random user 24
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Which is better for a politics degree?
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LeapingLucy
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UCL doesn’t offer a politics degree - it offers a Politics and international relations degree. That hasn’t started yet though - the first intake will be in September 2019 so it’s currently impossible to say how good it will be.

Regarding LSE, which course are you referring to? Just politics, or politics and international relations like at UCL?
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random user 24
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ooops i meant politics and international relations, btw is Politics and international relations half of each degree or worth 2 degrees?
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LeapingLucy
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(Original post by random user 24)
ooops i meant politics and international relations, btw is Politics and international relations half of each degree or worth 2 degrees?
Whatever degree you do, it’s worth 1 degree. Never 2 degrees.

At LSE, politics will be half your degree and international relations will be the other half.

I don’t yet know how the UCL course will work. It may be a 50:50 split, it may be 70:30 or something else, I don’t know.
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random user 24
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I see, thanks for you information. Also, is there any reason KCL's politics and international course requirements are A*AA whilst LSE,OXFORD and UCL's are AAA (to the best of my knowledge at least)
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LeapingLucy
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(Original post by random user 24)
I see, thanks for you information. Also, is there any reason KCL's politics and international course requirements are A*AA whilst LSE,OXFORD and UCL's are AAA (to the best of my knowledge at least)

Oxford doesn't have a politics and international relations course - are you referring to History and Politics or PPE?

Regarding your question, I don't know. I can only guess.

Maybe it's because they don't want to put off applicants who aren't necessarily predicted an A* but still have a huge amount of potential? Perhaps they want a wider pool of candidates to select from.

With Oxford, performance in interview will probably be more important to them than whether you got an A or A* in an A-level. LSE place a huge amount of importance on the personal statement.

With UCL, it's the first year of a new course - they don't know how many people will apply, so probably want to keep the barriers to entry quite low, to encourage as many people to apply as possible. If they get lots of applications this year - or in a few years once the course has become properly established - they may raise the entry requirements to A*AA.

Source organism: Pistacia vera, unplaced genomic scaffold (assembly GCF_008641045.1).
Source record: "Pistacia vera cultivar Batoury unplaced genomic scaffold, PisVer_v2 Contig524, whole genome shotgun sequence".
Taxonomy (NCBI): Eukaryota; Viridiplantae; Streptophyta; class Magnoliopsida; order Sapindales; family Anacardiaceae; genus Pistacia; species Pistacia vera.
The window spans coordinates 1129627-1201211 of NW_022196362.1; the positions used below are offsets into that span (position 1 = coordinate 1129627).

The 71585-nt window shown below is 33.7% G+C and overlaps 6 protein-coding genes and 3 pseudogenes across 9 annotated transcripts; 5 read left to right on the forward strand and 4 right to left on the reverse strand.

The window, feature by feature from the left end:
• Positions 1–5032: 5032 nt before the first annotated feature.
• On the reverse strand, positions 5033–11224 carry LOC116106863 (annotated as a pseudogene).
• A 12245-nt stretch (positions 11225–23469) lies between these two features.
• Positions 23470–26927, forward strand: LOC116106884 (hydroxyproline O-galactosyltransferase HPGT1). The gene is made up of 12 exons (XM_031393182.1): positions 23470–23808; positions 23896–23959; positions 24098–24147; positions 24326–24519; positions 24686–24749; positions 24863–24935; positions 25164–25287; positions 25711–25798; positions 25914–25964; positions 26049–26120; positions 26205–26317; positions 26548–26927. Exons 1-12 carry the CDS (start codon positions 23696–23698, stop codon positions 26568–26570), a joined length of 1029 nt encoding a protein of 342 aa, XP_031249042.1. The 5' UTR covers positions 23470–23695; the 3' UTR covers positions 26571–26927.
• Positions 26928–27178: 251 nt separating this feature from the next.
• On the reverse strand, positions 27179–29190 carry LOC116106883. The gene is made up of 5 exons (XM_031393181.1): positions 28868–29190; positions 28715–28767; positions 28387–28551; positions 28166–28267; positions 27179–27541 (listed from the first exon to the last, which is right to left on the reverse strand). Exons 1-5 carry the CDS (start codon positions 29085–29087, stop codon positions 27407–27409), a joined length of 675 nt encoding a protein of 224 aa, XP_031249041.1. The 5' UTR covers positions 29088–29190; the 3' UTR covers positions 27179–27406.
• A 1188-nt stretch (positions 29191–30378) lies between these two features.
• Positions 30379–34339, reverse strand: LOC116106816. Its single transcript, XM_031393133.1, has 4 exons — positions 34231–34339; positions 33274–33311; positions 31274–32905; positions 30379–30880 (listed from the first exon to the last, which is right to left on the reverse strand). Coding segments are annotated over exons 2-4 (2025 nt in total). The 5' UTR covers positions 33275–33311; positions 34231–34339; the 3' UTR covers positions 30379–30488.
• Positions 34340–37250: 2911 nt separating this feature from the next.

I'd also say that while the advertised requirements are AAA, those probably don't apply to everyone. If you're applying from a top private school where you've had every educational advantage, you'd realistically need at least A*A*A. If you're applying from a struggling state school in a deprived area, which only gets a 30% pass rate at A-level, then AAA would be seen as more than enough.

Universities will consider your grades in the context in which you achieve them.
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qowngus91329
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(Original post by LeapingLucy)
Oxford doesn't have a politics and international relations course - are you referring to History and Politics or PPE?

Regarding your question, I don't know. I can only guess.

Maybe it's because they don't want to put off applicants who aren't necessarily predicted an A* but still have a huge amount of potential? Perhaps they want a wider pool of candidates to select from.

With Oxford, performance in interview will probably be more important to them than whether you got an A or A* in an A-level. LSE place a huge amount of importance on the personal statement.

With UCL, it's the first year of a new course - they don't know how many people will apply, so probably want to keep the barriers to entry quite low, to encourage as many people to apply as possible. If they get lots of applications this year - or in a few years once the course has become properly established - they may raise the entry requirements to A*AA.

I'd also say that while the advertised requirements are AAA, those probably don't apply to everyone. If you're applying from a top private school where you've had every educational advantage, you'd realistically need at least A*A*A. If you're applying from a struggling state school in a deprived area, which only gets a 30% pass rate at A-level, then AAA would be seen as more than enough.

Universities will consider your grades in the context in which you achieve them.
how's the reputation of LSE's pure politics (government)?
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